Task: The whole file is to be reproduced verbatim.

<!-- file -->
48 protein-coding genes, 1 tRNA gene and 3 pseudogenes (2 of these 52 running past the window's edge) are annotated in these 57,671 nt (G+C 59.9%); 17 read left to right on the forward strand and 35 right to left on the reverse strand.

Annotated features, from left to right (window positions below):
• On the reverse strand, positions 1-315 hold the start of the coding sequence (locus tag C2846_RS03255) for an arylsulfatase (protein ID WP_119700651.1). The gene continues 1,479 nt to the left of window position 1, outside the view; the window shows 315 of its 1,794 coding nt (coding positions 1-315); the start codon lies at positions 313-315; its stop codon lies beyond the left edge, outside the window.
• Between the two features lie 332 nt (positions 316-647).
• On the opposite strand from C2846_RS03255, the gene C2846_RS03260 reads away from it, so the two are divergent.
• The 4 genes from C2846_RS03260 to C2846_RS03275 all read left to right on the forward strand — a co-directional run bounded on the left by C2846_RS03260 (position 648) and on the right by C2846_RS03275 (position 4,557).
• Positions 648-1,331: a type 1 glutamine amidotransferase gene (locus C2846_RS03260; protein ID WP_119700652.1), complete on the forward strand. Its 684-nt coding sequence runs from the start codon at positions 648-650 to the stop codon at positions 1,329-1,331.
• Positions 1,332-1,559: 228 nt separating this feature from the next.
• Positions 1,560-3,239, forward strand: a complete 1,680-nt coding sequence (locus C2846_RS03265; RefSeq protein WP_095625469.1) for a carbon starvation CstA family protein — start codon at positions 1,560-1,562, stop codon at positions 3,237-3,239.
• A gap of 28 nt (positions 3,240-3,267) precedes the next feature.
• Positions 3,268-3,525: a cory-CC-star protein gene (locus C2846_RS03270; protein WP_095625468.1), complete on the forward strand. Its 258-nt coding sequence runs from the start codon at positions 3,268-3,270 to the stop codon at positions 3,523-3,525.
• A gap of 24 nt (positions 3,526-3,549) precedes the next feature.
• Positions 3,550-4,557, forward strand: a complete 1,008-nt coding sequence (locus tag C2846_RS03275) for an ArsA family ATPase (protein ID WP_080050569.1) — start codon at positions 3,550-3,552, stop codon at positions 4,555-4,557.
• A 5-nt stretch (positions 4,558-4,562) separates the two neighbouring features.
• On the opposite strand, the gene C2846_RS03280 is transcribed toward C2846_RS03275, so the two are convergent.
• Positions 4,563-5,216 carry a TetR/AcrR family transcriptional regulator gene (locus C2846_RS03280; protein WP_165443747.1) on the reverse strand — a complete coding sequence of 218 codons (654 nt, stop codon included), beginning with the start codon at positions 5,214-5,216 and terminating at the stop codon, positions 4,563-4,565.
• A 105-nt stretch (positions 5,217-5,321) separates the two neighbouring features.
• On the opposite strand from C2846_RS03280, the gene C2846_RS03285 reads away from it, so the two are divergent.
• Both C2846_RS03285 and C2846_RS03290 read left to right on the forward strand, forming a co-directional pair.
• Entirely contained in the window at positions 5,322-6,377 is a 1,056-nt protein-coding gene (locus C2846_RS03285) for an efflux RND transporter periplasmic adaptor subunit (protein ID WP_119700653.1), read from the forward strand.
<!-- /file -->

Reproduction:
48 protein-coding genes, 1 tRNA gene and 3 pseudogenes (2 of these 52 running past the window's edge) are annotated in these 57,671 nt (G+C 59.9%); 17 read left to right on the forward strand and 35 right to left on the reverse strand.

Annotated features, from left to right (window positions below):
• On the reverse strand, positions 1-315 hold the start of the coding sequence (locus tag C2846_RS03255) for an arylsulfatase (protein ID WP_119700651.1). The gene continues 1,479 nt to the left of window position 1, outside the view; the window shows 315 of its 1,794 coding nt (coding positions 1-315); the start codon lies at positions 313-315; its stop codon lies beyond the left edge, outside the window.
• Between the two features lie 332 nt (positions 316-647).
• On the opposite strand from C2846_RS03255, the gene C2846_RS03260 reads away from it, so the two are divergent.
• The 4 genes from C2846_RS03260 to C2846_RS03275 all read left to right on the forward strand — a co-directional run bounded on the left by C2846_RS03260 (position 648) and on the right by C2846_RS03275 (position 4,557).
• Positions 648-1,331: a type 1 glutamine amidotransferase gene (locus C2846_RS03260; protein ID WP_119700652.1), complete on the forward strand. Its 684-nt coding sequence runs from the start codon at positions 648-650 to the stop codon at positions 1,329-1,331.
• Positions 1,332-1,559: 228 nt separating this feature from the next.
• Positions 1,560-3,239, forward strand: a complete 1,680-nt coding sequence (locus C2846_RS03265; RefSeq protein WP_095625469.1) for a carbon starvation CstA family protein — start codon at positions 1,560-1,562, stop codon at positions 3,237-3,239.
• A gap of 28 nt (positions 3,240-3,267) precedes the next feature.
• Positions 3,268-3,525: a cory-CC-star protein gene (locus C2846_RS03270; protein WP_095625468.1), complete on the forward strand. Its 258-nt coding sequence runs from the start codon at positions 3,268-3,270 to the stop codon at positions 3,523-3,525.
• A gap of 24 nt (positions 3,526-3,549) precedes the next feature.
• Positions 3,550-4,557, forward strand: a complete 1,008-nt coding sequence (locus tag C2846_RS03275) for an ArsA family ATPase (protein ID WP_080050569.1) — start codon at positions 3,550-3,552, stop codon at positions 4,555-4,557.
• A 5-nt stretch (positions 4,558-4,562) separates the two neighbouring features.
• On the opposite strand, the gene C2846_RS03280 is transcribed toward C2846_RS03275, so the two are convergent.
• Positions 4,563-5,216 carry a TetR/AcrR family transcriptional regulator gene (locus C2846_RS03280; protein WP_165443747.1) on the reverse strand — a complete coding sequence of 218 codons (654 nt, stop codon included), beginning with the start codon at positions 5,214-5,216 and terminating at the stop codon, positions 4,563-4,565.
• A 105-nt stretch (positions 5,217-5,321) separates the two neighbouring features.
• On the opposite strand from C2846_RS03280, the gene C2846_RS03285 reads away from it, so the two are divergent.
• Both C2846_RS03285 and C2846_RS03290 read left to right on the forward strand, forming a co-directional pair.
• Entirely contained in the window at positions 5,322-6,377 is a 1,056-nt protein-coding gene (locus C2846_RS03285) for an efflux RND transporter periplasmic adaptor subunit (protein ID WP_119700653.1), read from the forward strand.